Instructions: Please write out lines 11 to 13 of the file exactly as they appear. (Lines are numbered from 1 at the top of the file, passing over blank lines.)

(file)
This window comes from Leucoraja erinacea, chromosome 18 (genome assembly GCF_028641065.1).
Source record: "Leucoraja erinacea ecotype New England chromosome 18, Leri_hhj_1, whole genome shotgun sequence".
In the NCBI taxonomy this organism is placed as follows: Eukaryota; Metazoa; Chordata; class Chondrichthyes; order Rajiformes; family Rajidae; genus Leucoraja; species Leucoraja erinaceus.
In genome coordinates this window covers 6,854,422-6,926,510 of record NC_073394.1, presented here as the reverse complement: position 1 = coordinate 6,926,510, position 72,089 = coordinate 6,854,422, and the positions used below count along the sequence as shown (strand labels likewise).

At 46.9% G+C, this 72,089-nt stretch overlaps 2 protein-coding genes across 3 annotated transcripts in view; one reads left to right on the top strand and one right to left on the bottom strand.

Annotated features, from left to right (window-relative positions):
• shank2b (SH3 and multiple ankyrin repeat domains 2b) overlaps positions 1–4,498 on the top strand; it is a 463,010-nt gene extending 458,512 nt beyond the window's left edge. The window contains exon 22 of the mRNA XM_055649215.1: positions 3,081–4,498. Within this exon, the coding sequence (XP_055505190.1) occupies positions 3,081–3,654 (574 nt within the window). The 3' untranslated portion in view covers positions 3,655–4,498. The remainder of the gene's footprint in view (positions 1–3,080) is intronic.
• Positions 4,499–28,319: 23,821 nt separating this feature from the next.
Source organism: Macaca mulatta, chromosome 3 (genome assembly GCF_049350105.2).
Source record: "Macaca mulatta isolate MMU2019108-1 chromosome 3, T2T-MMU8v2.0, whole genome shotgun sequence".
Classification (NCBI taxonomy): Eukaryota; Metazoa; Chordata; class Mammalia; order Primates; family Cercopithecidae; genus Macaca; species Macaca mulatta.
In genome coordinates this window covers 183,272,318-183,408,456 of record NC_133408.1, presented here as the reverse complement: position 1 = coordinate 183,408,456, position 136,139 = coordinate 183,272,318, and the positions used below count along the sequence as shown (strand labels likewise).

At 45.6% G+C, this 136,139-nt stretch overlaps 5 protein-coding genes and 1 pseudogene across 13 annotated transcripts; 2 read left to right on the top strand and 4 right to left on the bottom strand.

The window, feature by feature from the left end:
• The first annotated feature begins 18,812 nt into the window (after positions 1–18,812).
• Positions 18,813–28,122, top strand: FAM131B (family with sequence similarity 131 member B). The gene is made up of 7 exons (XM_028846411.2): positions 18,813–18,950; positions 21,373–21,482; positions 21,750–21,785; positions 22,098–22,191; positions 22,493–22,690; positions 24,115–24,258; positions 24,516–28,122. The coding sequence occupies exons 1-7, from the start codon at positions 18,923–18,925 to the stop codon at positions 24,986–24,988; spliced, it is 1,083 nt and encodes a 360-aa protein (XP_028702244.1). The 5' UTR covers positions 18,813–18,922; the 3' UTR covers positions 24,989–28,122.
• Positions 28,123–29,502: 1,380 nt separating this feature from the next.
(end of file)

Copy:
Classification (NCBI taxonomy): Eukaryota; Metazoa; Chordata; class Mammalia; order Primates; family Cercopithecidae; genus Macaca; species Macaca mulatta.
In genome coordinates this window covers 183,272,318-183,408,456 of record NC_133408.1, presented here as the reverse complement: position 1 = coordinate 183,408,456, position 136,139 = coordinate 183,272,318, and the positions used below count along the sequence as shown (strand labels likewise).

At 45.6% G+C, this 136,139-nt stretch overlaps 5 protein-coding genes and 1 pseudogene across 13 annotated transcripts; 2 read left to right on the top strand and 4 right to left on the bottom strand.